Secondary Logo

Institutional members access full text with Ovid®

Progression of Ankle Plantarflexion Contractures and Functional Decline in Duchenne Muscular Dystrophy

Implications for Physical Therapy Management

Kiefer, Michael, PT, DPT; Bonarrigo, Kelly, PT, DPT; Quatman-Yates, Catherine, PT, DPT, PhD; Fowler, Amanda, PT, DPT, PCS; Horn, Paul S., PhD; Wong, Brenda L., MD

doi: 10.1097/PEP.0000000000000553
RESEARCH REPORTS
Buy
SDC

Purpose: This study characterizes the progressive loss of ankle dorsiflexion range of motion in boys with Duchenne muscular dystrophy (DMD), the relationship to functional decline, and the implications for physical therapy management.

Methods: Longitudinal data for 332 boys with DMD were extracted from medical records and analyzed. Summary statistics for age, number of visits, ankle dorsiflexion measures, and North Star Ambulatory Assessment (NSAA) scores were computed.

Results: Ankle dorsiflexion motion ranged from −32.5 to 25 degrees. Progression of ankle contractures is demonstrated by a trend line: slope −1.43 per year. NSAA score was estimated to decline approximately 0.23 points per 1 degree of ankle dorsiflexion lost.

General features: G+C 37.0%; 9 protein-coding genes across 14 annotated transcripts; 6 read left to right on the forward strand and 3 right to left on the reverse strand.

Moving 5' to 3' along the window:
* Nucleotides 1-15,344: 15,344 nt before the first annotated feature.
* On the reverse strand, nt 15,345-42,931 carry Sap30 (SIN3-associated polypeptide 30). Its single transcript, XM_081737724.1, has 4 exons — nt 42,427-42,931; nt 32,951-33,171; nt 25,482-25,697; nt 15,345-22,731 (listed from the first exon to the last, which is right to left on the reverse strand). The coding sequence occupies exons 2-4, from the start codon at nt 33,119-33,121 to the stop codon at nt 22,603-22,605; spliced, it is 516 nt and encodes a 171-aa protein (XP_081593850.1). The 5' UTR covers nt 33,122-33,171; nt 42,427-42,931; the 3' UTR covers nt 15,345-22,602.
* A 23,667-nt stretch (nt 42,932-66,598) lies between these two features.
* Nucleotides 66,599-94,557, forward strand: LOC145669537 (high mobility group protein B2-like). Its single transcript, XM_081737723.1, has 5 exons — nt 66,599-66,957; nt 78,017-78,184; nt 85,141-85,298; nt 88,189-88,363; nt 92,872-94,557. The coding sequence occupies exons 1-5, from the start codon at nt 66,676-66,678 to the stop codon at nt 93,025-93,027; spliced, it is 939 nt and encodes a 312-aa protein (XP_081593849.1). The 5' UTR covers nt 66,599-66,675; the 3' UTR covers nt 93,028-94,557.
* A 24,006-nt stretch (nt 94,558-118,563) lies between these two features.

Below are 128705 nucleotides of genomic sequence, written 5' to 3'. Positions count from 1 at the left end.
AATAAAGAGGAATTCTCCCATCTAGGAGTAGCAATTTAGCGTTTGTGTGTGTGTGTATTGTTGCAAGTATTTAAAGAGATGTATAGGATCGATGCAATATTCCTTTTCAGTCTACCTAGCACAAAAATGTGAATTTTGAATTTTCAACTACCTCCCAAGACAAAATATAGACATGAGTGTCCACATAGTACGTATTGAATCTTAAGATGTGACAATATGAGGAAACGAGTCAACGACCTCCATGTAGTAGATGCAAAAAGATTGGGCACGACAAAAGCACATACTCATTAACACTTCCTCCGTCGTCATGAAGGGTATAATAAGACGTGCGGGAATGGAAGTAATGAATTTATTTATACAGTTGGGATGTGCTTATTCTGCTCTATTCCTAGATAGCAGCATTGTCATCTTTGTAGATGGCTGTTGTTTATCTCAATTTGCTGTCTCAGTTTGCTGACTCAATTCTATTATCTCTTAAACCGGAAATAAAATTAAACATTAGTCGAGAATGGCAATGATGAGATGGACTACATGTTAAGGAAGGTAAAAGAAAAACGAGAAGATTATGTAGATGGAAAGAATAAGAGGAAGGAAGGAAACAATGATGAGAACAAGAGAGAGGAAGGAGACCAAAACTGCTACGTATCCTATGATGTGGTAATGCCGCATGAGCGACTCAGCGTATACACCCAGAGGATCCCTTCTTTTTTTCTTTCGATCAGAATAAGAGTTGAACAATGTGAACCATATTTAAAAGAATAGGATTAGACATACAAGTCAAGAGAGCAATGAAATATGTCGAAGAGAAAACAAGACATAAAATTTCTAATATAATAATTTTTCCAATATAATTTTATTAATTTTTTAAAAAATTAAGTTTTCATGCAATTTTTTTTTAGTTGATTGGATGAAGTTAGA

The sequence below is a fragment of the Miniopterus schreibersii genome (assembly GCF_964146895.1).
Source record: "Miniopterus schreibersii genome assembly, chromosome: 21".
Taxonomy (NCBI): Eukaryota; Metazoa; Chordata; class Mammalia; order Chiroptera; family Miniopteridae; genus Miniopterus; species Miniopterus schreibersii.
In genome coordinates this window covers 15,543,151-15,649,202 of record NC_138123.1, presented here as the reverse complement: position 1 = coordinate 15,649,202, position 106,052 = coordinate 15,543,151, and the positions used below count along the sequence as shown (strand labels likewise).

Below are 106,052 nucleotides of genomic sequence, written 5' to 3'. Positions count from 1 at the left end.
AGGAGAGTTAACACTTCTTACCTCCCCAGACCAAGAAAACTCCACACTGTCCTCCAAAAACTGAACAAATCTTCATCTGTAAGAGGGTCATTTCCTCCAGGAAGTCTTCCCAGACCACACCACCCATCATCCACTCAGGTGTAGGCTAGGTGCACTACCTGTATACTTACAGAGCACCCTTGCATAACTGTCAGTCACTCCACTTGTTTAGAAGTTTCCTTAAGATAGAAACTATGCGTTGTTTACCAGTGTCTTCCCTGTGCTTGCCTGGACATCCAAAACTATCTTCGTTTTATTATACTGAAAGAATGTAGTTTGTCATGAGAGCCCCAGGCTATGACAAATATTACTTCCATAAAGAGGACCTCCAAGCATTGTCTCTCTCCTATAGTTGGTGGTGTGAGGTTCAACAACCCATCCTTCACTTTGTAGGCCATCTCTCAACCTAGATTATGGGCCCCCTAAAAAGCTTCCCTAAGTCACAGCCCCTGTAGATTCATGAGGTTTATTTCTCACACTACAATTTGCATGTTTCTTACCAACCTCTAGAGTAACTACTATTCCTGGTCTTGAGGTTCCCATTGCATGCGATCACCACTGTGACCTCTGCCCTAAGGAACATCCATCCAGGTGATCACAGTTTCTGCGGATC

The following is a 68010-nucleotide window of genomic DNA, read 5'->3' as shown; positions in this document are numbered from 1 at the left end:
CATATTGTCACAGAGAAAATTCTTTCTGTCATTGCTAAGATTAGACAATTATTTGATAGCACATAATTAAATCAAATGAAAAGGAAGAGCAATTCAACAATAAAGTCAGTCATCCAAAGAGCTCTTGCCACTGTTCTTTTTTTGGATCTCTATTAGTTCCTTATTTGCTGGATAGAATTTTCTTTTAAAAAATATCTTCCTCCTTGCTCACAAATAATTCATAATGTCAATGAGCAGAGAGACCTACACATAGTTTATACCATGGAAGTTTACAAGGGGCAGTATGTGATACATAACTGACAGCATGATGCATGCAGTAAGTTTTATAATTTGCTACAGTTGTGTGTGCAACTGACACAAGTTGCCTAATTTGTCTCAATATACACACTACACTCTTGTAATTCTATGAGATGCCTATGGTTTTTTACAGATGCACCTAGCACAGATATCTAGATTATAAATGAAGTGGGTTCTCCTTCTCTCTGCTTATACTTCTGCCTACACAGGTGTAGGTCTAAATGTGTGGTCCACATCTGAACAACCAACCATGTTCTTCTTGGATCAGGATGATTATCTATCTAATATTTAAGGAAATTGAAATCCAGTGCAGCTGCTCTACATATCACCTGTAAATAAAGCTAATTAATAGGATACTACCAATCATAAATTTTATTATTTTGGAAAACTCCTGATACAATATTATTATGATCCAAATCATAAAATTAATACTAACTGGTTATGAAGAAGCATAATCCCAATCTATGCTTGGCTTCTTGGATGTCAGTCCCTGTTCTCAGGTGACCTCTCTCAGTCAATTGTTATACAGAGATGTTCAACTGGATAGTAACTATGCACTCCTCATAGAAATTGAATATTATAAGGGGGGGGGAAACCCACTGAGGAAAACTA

Conclusions: The results of this study describe the progression of ankle contractures and functional decline in DMD. The findings may help inform decisions regarding interventions to support participants with DMD and their families.

This study characterizes the progressive loss of ankle dorsiflexion range of motion in boys with Duchenne muscular dystrophy, the relationship to functional decline, and the implications for physical therapy management.

Department of Pediatrics (Drs Kiefer and Wong), University of Massachusetts Medical School, Worcester, Massachusetts; Division of Occupational Therapy and Physical Therapy (Drs Kiefer, Bonarrigo, Quatman-Yates, and Fowler) and Division of Neurology (Drs Kiefer, Bonarrigo, Fowler, Horn, and Wong), Cincinnati Children's Hospital Medical Center, Cincinnati, Ohio; Department of Pediatrics (Dr Horn), University of Cincinnati College of Medicine, Cincinnati, Ohio; Department of Physical Therapy (Dr Quatman-Yates), The Ohio State University, Columbus, Ohio.

Correspondence: Michael Kiefer, PT, DPT, University of Massachusetts Medical School, Department of Pediatrics, 55 North Lake Avenue, Worcester, MA 01655 (Michael.Kiefer@umassmed.edu).

The authors declare no conflicts of interest.

Copyright © 2019 Academy of Pediatric Physical Therapy of the American Physical Therapy Association